The ‘Anglo-Saxon Philosophy of Liberty’

Bill Flax writes, in a piece from several years ago, on the way in which the Anglo-Saxon philosophy of liberty shaped the United States.  He also notes the fact that America developed “decisively within the Anglo-Protestant mold”, a fact which is not emphasized in today’s society of imposed multiculturalism.

Flax notes how, as government has expanded in recent years to unprecedented levels, freedom has diminished.

America’s diminished freedom is thus alarming. Historically, America’s unparalleled liberty shone hope across the seas. Our independence was essentially a counter-revolution. America, as Mark Steyn writes, “derives its political character from eighteenth-century British subjects who took English ideas a little further than the mother country was willing to go.”

Consider that the colonists, in the days of the struggle to attain independence from the mother country, England, asserted their rights as being simply “the rights of Englishmen.” In those days the colonists were still conscious of, and willing to assert, their English roots and ties. Somehow the story has been changed to show the Founding Fathers as being in rebellion against some alien power in London, when in fact the colonials acknowledged their kinship with those back in the mother country.

“Thomas Jefferson was particularly enamored with Anglo-Saxon culture; seeing the American Revolution as an historical step to restore liberties lost under Norman rule. He reminded King George, “America was not conquered by William the Norman, nor its lands surrendered to him.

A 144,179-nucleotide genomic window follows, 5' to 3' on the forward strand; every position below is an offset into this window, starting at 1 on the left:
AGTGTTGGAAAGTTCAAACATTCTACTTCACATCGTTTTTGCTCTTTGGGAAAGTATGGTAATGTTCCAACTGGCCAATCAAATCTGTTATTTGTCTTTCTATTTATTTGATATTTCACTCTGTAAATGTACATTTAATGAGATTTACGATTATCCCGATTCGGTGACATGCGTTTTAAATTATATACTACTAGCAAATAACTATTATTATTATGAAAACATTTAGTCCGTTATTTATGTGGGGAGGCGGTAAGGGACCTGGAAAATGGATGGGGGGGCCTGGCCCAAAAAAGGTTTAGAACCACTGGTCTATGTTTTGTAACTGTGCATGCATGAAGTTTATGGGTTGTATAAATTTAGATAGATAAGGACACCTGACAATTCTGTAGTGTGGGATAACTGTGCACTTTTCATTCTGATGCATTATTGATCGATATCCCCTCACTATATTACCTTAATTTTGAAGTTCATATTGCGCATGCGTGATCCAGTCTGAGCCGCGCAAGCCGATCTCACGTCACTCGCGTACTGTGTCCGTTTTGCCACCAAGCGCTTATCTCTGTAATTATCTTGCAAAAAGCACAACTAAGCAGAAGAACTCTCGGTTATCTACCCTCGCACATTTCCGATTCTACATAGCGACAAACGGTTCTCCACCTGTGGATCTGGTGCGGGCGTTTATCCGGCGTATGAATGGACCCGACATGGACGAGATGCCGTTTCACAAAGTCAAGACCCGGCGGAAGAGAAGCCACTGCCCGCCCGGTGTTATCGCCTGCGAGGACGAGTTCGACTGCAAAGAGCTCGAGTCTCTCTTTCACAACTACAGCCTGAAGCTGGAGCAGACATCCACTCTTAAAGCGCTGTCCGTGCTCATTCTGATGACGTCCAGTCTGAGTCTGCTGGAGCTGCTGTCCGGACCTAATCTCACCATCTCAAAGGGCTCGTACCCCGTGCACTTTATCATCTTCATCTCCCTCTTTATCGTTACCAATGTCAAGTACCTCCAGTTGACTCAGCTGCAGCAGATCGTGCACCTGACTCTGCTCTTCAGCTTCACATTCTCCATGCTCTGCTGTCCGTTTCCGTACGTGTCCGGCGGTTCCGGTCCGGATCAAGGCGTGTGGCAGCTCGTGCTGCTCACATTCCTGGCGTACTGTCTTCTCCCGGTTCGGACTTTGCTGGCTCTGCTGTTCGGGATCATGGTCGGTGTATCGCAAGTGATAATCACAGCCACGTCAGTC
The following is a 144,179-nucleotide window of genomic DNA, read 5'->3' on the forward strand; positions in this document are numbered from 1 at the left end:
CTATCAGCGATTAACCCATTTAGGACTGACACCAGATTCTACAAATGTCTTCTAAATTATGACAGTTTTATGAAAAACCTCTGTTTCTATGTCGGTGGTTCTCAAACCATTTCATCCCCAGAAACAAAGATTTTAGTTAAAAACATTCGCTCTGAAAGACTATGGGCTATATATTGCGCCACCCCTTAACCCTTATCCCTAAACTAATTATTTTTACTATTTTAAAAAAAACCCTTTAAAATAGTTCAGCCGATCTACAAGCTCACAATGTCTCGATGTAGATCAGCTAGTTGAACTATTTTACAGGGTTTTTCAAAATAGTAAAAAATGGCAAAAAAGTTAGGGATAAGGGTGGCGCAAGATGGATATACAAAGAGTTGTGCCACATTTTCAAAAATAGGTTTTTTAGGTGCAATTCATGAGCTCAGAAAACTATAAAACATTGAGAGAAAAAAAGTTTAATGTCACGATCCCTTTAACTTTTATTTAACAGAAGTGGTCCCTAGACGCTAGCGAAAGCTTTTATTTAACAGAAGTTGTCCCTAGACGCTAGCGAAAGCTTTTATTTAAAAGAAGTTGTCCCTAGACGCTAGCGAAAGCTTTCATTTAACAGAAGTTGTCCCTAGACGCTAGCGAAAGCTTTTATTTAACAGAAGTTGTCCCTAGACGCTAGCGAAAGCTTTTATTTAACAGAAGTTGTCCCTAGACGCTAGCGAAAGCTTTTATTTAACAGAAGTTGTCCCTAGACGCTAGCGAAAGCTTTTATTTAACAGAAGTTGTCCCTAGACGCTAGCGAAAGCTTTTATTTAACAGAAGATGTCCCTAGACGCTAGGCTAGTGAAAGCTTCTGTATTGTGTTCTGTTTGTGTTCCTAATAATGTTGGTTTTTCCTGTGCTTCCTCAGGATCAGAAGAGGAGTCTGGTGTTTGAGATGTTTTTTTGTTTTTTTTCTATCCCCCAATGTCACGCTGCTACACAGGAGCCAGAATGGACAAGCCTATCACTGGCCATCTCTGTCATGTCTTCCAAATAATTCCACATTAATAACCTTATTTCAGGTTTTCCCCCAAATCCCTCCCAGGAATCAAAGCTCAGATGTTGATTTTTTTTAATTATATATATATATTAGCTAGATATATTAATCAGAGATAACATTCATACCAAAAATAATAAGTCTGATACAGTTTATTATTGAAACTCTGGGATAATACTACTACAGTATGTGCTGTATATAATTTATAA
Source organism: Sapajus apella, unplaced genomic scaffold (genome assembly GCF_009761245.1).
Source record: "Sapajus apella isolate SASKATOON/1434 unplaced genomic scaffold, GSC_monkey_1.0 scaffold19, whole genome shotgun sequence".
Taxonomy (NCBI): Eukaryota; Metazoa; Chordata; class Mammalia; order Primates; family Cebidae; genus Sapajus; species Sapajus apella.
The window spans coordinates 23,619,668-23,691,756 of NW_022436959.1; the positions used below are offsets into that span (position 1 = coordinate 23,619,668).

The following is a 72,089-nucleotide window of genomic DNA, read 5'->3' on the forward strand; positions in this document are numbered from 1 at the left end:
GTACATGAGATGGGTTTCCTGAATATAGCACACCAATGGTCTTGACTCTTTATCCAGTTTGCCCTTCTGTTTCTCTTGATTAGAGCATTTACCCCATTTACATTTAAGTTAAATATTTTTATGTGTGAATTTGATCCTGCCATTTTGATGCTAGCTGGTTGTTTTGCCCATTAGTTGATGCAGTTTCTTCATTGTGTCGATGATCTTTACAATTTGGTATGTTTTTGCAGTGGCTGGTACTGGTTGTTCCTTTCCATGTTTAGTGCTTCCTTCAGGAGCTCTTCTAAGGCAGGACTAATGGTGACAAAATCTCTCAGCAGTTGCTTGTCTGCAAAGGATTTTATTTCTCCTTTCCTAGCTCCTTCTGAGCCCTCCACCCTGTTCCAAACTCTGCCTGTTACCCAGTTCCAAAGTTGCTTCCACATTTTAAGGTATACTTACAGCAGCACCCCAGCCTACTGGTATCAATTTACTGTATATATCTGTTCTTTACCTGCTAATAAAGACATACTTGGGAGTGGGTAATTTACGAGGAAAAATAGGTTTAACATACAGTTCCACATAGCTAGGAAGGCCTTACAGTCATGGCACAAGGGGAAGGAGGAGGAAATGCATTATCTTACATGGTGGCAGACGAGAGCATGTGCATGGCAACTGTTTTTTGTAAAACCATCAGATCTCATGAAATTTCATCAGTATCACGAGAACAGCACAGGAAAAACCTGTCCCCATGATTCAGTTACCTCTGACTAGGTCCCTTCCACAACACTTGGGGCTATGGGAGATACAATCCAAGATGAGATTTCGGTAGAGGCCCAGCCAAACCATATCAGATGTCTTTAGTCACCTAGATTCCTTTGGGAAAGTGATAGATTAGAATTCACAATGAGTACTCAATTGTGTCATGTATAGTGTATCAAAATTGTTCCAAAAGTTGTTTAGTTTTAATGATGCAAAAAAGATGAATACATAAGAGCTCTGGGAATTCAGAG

As I quoted earlier, Jefferson made reference to Hengist and Horsa, the semi-legendary leaders of the first Anglo-Saxon settlers arriving in England, alluding to them as being our forebears also.

Flax mentions that ironically, it is America’s very Anglo-Saxon heritage that is the one least permitted to be praised, or even to be mentioned.

Political correctness has so infected American thought that we recoil reflexively at the mere hint of Western brilliance. To the multiculturalists, the only culture that can’t be unequivocally praised is the very Anglo-protestant heritage which spurred America’s greatness. Ironically, it is often guilt laden WASPs, heirs of their wealth, leading the slanderous denunciations of their forbears.”

I recommend reading Flax’s essay in full. He does sound the alarm, saying that multiculturalism jeopardizes the Anglo-Saxon tradition of liberty which we enjoyed for so long. I hope with this blog to provide one small voice in favor of our forgotten roots.

 

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2 thoughts on “The ‘Anglo-Saxon Philosophy of Liberty’

    • I’m baffled that you would challenge that assertion on my part, and I don’t know whether you really want my answer (or any answer) but are merely challenging me.

      I assume that you and I are not on the same page politically, and that we may not share many presuppositions. But even those who are on the opposite end of the political spectrum from me say that our freedoms have been diminished.

      For example, this piece from the left-wing AlterNet also asserts that our freedoms have been diminished.

      http://www.alternet.org/news-amp-politics/4-freedoms-america-dont-exist-anymore

      However the writer and I disagree on what the ‘freedoms’ are. The writer says ‘freedom from want’ is an innate right while I would say not. In an ideal, perfect world, want would not exist but this is not a perfect world.

      Most people agree that the badly-named Patriot Act diminished our freedoms.

      https://jonathanturley.org/2012/01/15/10-reasons-the-u-s-is-no-longer-the-land-of-the-free/

      Most of us can no longer speak or write freely if we violate ‘political correctness’. Some suffer prosecution for saying or writing non-PC things, especially in Europe. Social media like Twitter and FB ban people who say the ‘wrong’ things.

      We have to undergo intrusive airport security (against the 4th amendment of the Constitution) just so as to avoid ‘profiling.’

      I could go on and on, but I don’t feel that I should have to. I think it’s self-evident that we are not as free as we once were.

      Like

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